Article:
Each week, here at Osaka.com, we bring you a selection of some of the top stories about Osaka making the local and national news here in Japan. Sometimes it’s serious, sometimes it’s funny, but it’s always direct to you, from Osaka.
Here’s a look at some of the stories hitting the headlines in Osaka this week.
Franchisee Loses Appeal in 7Eleven Case
Previously here at Osaka.com, we reported on the long-running battle between a franchisee and the Convenience Store Chain 7Eleven. The former store operator launched a lengthy court fight with the international convenience store brand after his franchise was withdrawn in December of 2019. This week the plaintiffs final appeal was dismissed by the Osaka High Court.
Central to the entire case was the conflicting reasons given by each party for the dismissal. Mitoshi Matsumoto, the former franchise operator claimed he was punished for reducing the stores opening hours. He ran a store in Higashiosaka City for 7 years. However, lawyers representing 7Eleven cited the high volume of complaints received about Mr Matsumoto’s conduct in the store. 7Eleven reporting receiving 320 complaints specifically about Matsumoto’s attitude towards customers from the store’s opening in 2012 up until October 2019.
Spread out over seven years, this may not seem like a significant amount. However, in a country where the customer is king, this was nine times the national average.
In his defense, Matsumoto countered that the complaints were simply due to the “robust” way he dealt with rude or badly-behaved customers. Instead, he alleged that 7Eleven’s decision to terminate his franchise agreement came down to his opting to close the store between 1am and 6am from February 2019 onwards.
7Eleven Win Case, but Big Questions Remain
Despite coming out on top in court, 7Eleven and other 24 hour convenience store operators now face increased scrutiny of their working practices. Matsumoto admitted in court that he had, on occasion, been less than courteous with certain customers. However, his claim that he struggled to recruit staff to work nightshifts at his store is also not without merit.
Indeed, since this case first came to light, 7Eleven has, at their own discretion, allowed certain stores in more rural areas, with significantly lower footfall to close for a few hours at night.
In this regard, it would seem they concede that, regardless of his conduct elsewhere, Mr Matsumoto’s insistence on closing his store from 1am to 6am was legitimate.
Unfortunately for Mr Matsumoto, as anyone will tell you, when you try to take on the legal muscle of a major multi-national company, you need to be sure you have no “skeletons in your closet”. Ultimately the court rule that, regardless of other circumstance, the volume of complaints against Matsumoto rendered his dismissal legally valid.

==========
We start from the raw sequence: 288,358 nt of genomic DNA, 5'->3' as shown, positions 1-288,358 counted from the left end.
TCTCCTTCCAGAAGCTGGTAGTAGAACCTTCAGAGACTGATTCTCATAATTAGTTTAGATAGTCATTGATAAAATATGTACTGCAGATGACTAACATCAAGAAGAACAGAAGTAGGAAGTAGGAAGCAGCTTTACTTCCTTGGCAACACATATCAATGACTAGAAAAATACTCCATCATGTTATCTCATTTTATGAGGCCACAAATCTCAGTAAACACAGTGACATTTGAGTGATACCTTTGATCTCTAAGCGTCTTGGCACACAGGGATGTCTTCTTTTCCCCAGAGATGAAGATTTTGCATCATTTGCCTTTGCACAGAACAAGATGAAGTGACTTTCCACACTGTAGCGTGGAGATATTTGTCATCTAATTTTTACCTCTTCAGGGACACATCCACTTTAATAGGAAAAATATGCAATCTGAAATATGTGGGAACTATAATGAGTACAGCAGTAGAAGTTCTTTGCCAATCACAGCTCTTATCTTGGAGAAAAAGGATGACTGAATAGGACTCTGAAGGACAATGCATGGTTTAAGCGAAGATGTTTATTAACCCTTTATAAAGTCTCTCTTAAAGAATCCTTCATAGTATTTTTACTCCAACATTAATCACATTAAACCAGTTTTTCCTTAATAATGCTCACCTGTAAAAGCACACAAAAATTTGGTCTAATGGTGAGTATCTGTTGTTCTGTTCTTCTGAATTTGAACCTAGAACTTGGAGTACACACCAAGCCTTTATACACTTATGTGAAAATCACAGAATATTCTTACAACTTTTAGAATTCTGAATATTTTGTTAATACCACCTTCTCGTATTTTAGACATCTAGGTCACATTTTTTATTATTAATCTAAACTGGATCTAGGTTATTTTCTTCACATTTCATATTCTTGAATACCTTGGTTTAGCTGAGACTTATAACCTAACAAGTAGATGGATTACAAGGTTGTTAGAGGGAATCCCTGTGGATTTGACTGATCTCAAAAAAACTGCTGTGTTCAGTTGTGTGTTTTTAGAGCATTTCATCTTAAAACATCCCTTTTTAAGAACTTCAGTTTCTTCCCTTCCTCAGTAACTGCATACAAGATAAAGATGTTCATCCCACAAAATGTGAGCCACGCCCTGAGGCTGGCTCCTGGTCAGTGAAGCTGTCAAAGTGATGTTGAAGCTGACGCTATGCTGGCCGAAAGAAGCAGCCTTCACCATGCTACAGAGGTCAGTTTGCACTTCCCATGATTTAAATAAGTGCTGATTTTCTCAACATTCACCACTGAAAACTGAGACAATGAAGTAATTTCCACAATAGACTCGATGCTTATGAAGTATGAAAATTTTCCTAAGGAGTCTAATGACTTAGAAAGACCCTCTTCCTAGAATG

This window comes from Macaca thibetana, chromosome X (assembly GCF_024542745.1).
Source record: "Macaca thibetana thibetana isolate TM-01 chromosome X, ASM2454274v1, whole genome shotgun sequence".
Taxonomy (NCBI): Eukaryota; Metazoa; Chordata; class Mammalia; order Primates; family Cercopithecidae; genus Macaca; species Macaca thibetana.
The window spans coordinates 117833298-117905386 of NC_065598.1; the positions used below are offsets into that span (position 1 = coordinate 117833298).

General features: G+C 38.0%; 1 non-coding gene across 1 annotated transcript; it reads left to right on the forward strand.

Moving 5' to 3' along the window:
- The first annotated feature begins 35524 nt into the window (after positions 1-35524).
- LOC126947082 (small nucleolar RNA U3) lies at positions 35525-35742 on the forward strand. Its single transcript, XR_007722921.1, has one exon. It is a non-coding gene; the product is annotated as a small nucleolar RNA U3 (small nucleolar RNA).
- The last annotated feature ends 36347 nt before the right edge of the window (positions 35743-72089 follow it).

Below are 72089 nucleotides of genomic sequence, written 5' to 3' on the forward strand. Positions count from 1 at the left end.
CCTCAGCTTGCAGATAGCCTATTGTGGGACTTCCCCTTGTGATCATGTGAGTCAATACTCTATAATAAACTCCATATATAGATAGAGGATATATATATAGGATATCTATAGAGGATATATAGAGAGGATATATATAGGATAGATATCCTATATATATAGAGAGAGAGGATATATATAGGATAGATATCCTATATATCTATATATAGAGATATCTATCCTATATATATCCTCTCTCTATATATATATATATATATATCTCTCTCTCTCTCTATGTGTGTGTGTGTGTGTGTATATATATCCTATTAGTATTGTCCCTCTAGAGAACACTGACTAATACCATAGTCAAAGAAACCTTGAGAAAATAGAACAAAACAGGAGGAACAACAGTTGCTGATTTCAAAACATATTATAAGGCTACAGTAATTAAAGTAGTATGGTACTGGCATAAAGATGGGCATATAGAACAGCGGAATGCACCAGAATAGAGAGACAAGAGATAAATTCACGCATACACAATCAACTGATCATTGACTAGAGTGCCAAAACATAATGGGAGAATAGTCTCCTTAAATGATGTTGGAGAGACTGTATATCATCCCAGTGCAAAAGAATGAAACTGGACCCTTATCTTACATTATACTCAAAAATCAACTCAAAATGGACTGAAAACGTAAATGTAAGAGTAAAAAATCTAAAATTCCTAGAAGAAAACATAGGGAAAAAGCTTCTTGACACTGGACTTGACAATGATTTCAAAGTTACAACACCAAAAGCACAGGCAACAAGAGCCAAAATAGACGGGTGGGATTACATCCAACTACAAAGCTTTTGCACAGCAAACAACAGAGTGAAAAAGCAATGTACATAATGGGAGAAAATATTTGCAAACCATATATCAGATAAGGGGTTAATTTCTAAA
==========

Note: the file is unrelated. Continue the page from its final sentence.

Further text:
However, the question remains, what can operators do to improve recruiting in a sector where workers are notoriously underpaid and over-worked?
In the end, 7Eleven did not have to answer this question to prevail in this case. However, it is not a question that will go away anytime soon. Eventually, the entire convenience store industry must face a day of reckoning.
Entertainment Industry Warned of Asbestos Dangers
Injury claims relating to asbestos inhalation are nothing new. For decades now, the dangers of the fireproofing material led to a number of compensation payouts in the construction industry. However a recent ruling in Osaka also highlighted the dangers posed to veterans of the entertainment industry.
Yoshimitsu Ota, from Sakai City, worked as a theater manager across three venues in Osaka and Kobe from 1974 to 1977. He retired from the entertainment business in 2010.
Unfortunately, in 2021 he developed mesothelioma. Mesothelioma is a specific form of cancer linked to asbestos inhalation. Ota lodged a claim for workers compensation later that, year. The Labor Standards Bureau took around 18 months to investigate the case before finally ruling in Ota’s favor. They concluded that during his time as a theater manager, Ota inhaled asbestos from the stage curtains. In those days, it was common to coat theater curtains in asbestos to prevent fires. The carcinogenic effects of the material were not widely known at that time.
Ota’s case represents only the 5th such ruling for workers in the entertainment sector. For comparison purposes, around 1,000 cases per year come from the construction industry. Ota hopes his condition will raise awareness of the issue among his peers.
Mesothelioma can take up to 60 years to emerge after initial exposure. Unfortunately, the prognosis is not good. According to the most recent research only 8% of patients survive more than 5 years after diagnosis.
One of Osaka’s most famous faces celebrated another milestone this week. Fusa Tatsumi, Japan’s oldest living person turned 116 years old this week. The city of Kashiwara, Osaka Prefecture, where Tatsumi resides, held a special ceremony in her honor.
Although mostly confined to bed these days, Tatsumi still managed to make it into her wheelchair for the ceremony. She still has another 3 years to go to catch Japan’s record holder. Kane Tanaka was 119 years and 107 days old when she passed away last summer. Japan has a long history of super-centenarians, and their numbers continue to grow every year.
That’s all for now but be sure to check back again same time next week for another round of this week in Osaka!